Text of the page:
Now you see it, now you don’t? What’s the real news on business names and advertising? I will ‘synthesize’ the answer for a painting contractor, another gets the recipe for ‘proof’ pudding, and we ‘tear down’ the walls to expose the answer on a remediation contractor’s question…

Q:  I was told that contractors did not have to put signs on their trucks if they don’t advertise, since a sign constitutes an advertisement. And plumbers, well drillers, and electrical sign installers had to also include their complete address on their truck sign. Your thoughts please?

A:  Thank you for contacting Capitol Services.  According to B&P Code Section 7029.5, every Plumbing contractor, Sign contractor, and drill rig used for drilling water wells, assuming the vehicle is used in their business and a commercial vehicle registration has been paid, must have his or her business name, permanent business address, and contractor’s license number, all in letters and numerals not less than 1 1/2 inches high, displayed on both sides of their vehicle.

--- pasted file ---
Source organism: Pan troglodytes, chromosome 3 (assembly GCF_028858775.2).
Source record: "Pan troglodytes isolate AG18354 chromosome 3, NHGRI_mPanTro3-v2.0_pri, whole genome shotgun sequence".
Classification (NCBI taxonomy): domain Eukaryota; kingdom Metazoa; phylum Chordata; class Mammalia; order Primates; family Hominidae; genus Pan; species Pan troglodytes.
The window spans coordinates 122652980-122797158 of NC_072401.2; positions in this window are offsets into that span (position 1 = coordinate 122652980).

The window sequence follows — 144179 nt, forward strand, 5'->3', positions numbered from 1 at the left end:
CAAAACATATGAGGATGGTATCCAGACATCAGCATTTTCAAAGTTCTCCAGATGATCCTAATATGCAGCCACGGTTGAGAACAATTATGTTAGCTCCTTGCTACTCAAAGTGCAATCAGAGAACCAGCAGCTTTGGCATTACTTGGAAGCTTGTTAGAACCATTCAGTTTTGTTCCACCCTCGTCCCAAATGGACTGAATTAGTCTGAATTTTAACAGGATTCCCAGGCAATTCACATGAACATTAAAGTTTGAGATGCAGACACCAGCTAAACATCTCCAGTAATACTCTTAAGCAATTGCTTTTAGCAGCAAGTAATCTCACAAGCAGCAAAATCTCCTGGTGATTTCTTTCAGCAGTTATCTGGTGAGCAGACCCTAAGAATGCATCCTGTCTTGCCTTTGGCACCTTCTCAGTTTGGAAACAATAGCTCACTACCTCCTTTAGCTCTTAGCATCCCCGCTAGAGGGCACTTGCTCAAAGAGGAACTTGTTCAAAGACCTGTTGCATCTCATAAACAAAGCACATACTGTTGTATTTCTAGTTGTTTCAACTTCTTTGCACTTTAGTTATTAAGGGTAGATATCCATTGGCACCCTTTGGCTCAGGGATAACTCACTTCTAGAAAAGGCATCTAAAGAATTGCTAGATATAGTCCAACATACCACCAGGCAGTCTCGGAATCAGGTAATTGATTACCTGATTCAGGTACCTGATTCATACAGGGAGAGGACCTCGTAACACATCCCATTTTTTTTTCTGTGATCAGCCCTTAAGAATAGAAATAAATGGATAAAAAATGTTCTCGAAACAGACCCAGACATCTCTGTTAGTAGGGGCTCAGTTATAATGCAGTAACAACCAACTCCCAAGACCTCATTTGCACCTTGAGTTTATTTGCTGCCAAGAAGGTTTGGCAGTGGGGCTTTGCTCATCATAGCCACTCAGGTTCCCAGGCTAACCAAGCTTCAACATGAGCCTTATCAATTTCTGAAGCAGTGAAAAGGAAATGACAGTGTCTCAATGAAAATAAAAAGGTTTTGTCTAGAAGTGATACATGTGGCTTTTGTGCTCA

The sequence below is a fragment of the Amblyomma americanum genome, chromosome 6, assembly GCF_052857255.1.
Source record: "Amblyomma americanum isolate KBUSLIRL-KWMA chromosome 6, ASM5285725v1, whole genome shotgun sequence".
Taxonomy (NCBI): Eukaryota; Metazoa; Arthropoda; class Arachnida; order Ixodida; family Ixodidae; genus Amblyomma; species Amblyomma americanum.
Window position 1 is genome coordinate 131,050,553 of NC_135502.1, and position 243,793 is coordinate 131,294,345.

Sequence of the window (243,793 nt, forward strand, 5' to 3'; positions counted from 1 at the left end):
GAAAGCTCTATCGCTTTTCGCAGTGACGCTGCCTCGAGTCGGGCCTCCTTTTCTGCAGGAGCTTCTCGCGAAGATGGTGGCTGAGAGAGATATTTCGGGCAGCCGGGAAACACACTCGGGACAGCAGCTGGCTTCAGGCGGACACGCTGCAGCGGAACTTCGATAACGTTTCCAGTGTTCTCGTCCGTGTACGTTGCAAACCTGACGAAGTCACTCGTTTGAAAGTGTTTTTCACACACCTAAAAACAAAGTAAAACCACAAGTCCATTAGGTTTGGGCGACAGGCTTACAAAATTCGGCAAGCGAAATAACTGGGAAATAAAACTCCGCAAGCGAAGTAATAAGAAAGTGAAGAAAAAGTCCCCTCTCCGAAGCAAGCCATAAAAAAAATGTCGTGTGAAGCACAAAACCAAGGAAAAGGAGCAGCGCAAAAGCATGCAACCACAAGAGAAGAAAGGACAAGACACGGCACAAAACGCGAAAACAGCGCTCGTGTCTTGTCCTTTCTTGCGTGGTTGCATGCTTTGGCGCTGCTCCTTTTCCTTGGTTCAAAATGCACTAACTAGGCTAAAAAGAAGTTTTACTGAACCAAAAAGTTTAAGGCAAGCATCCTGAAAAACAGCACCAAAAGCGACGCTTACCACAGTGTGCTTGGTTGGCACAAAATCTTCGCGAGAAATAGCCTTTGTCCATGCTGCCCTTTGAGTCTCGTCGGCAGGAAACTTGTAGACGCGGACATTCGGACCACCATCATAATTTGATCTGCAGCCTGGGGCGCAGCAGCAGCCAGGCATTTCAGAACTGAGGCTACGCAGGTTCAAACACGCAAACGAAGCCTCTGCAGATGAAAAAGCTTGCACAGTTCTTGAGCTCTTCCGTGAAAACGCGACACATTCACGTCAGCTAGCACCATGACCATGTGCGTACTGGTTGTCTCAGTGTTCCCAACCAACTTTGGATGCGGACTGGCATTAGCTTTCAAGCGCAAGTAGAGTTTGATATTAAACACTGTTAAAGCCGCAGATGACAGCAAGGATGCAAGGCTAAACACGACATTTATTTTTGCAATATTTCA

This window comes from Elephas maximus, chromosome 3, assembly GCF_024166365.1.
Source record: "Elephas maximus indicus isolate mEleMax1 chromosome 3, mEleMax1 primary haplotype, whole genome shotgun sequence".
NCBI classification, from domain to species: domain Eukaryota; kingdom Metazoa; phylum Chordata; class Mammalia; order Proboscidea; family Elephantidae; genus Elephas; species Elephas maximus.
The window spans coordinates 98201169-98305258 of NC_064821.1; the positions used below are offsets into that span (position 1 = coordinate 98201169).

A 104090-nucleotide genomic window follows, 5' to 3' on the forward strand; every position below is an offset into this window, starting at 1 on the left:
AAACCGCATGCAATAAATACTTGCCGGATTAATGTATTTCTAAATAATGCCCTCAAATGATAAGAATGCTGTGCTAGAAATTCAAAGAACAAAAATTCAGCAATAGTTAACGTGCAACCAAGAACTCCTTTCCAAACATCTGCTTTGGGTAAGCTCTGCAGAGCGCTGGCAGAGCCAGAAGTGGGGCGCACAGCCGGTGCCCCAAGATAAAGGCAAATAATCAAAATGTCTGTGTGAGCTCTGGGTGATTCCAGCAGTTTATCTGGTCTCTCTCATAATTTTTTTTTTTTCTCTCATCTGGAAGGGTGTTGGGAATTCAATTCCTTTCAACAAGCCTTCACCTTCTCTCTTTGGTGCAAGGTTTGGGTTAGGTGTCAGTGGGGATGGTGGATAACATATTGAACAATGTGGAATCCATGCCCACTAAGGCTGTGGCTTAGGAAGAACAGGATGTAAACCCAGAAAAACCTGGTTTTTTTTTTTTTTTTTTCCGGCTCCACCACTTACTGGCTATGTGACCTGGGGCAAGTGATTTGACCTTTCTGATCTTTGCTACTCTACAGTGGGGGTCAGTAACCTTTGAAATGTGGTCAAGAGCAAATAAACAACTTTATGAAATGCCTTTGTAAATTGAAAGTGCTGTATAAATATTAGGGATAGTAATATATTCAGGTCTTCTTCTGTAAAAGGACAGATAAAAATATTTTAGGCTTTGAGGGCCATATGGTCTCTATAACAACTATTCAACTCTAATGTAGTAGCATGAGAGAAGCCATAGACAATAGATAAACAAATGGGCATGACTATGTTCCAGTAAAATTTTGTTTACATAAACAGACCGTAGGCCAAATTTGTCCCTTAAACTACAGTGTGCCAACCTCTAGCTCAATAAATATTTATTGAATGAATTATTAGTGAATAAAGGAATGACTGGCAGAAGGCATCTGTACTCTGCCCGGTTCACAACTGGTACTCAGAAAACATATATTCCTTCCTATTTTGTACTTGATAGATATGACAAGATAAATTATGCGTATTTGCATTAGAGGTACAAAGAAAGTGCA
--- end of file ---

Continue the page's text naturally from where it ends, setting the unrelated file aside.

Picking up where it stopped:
All other contractors not mentioned above shall display their business name and license number in a clearly visible location on the vehicle in print type of at least 72-point font or three-quarters of an inch in height and width.  This only applies if the contractor is using the vehicle for their construction business and a commercial vehicle registration fee has been paid.

So in your case, the key would be whether your vehicle(s) are registered as commercial.

Q:  I am a Painting contractor with a “C-33” license. Can I install Fiberglass Reinforced Plastic (FRP) panels or do I need a different license?